In the context of AUSJAL Day, academics raised some of the challenges facing universities regarding social issues, among which are the need for a greater link with civil society organizations.

In 1985, the presidents of Jesuit Latin American universities decided to create a network that articulated the work of the schools. Thus emerged the Association of Jesuit Universities in Latin America (AUSJAL), which initially began as a network of university presidents and in 2000 made the leap to become a network of universities.

José Morales Orozco, SJ, president of ITESO in Guadalajara and who was president of AUSJAL from 2009 to 2013, highlighted that one of the challenges of the association is to be recognized by the university community.

To address this challenge, AUSJAL Day is held every year. This year, it took place on September 12 and was entitled “Reflections on human rights and migration from the perspective of Jesuit universities in Latin America”. The event was attended by Iliana Martinez, an academic in the Migrant Affairs Program; Gerardo Pérez, coordinator of the Institutional Program for Human Rights and Peace, as well as Carlos Peralta and David Velasco, SJ, both from the Department of Sociopolitical and Legal Studies.

Martinez presented an overview of the migratory phenomenon and the situation of refugees in the region.

She explained that almost all Latin American countries are the focus of expulsion of people, while Argentina and Chile maintain their status as receiving countries.

The scholar added that the Jesuit network works through "social centers, universities and colleges, parishes, pastoral work and volunteers, and civil society organizations."

This work, she said, is developed in three dimensions: socio-pastoral, understood as social and humanitarian aid; research, which is carried out mainly in universities, and public and social advocacy.

She concluded that the challenges for universities are “to articulate their joint work, to achieve political clout, to have the capacity for adaptation and reaction, to improve articulation and dissemination and to obtain greater institutional support”.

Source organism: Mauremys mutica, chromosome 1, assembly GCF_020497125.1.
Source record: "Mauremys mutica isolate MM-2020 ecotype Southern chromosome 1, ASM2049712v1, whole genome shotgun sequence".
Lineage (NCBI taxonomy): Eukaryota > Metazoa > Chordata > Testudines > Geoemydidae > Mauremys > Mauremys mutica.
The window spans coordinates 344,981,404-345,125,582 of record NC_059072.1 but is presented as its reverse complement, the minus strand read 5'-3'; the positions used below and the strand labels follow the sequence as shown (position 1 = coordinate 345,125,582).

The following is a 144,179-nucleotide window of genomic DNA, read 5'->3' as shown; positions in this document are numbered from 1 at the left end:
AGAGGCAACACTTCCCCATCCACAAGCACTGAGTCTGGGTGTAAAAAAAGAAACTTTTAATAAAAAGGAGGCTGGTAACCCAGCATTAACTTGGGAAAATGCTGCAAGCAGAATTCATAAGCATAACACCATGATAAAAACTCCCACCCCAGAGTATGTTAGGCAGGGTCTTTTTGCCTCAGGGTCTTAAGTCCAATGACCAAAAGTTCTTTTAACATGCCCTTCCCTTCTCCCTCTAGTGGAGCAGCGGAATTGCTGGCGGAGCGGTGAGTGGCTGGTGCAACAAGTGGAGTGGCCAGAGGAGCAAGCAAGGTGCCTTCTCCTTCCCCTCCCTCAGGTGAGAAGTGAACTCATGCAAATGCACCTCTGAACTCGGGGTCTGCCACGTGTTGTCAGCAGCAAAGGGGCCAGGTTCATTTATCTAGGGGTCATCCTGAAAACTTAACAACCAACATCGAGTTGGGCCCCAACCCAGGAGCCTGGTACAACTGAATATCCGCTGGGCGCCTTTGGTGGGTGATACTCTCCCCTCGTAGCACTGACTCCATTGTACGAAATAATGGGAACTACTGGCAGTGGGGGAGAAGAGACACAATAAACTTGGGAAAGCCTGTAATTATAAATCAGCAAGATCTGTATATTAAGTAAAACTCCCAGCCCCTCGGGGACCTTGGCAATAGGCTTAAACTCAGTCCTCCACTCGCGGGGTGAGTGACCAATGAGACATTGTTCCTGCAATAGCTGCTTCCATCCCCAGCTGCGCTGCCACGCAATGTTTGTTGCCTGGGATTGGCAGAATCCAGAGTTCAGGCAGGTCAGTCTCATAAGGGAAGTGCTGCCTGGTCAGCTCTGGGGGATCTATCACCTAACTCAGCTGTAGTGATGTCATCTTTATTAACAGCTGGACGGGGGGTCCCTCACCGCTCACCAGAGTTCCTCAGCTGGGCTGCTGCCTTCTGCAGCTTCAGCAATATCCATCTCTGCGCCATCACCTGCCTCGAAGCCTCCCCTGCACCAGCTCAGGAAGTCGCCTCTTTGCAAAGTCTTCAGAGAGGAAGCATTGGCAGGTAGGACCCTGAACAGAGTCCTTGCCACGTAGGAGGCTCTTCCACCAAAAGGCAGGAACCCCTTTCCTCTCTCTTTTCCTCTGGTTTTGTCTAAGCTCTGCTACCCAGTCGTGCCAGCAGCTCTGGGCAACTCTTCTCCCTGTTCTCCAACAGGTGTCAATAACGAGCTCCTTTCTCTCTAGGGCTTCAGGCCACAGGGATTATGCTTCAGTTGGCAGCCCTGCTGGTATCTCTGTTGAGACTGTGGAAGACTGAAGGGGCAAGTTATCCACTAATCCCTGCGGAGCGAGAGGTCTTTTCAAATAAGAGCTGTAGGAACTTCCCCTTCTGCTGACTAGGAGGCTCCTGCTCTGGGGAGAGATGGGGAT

Carlos Peralta highlighted the human rights forums organized by the Jesuit University System. Emerging in 1994, this is one of the longest-running projects in the world, which “gives an account of the synergistic action of universities, offering support to groups and individuals working for human rights; at the same time, this program offers a framework for statements by presidents and institutions”.

The coordinator of the Institutional Program for Human Rights and Peace stressed that it is important to understand human rights as cultural products that are the fruit of past struggles and that “the caravans of migrants are new forms of social rebellion”, and therefore it is necessary “to transcend mental borders that we have built to block out the foreigner.”

David Velasco, SJ, reflected on the human rights crisis in the country, stressing figures that, on average, cast seven feminicides, 78 executions and 10 disappeared daily in the country, adding to those who experience torture, pederasty and the trafficking in organs and persons.

Velasco stressed that it is not normal for fundamental rights to be violated and pointed out that it is important for the university to work harder on this problem and to achieve a reversal of the problem so that “the mourners may come”.

The AUSJAL network is currently made up of 30 universities in Latin America and aims to develop joint projects to foster the integral development of its students and the growth of the region.

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Photo: Roberto Ornelas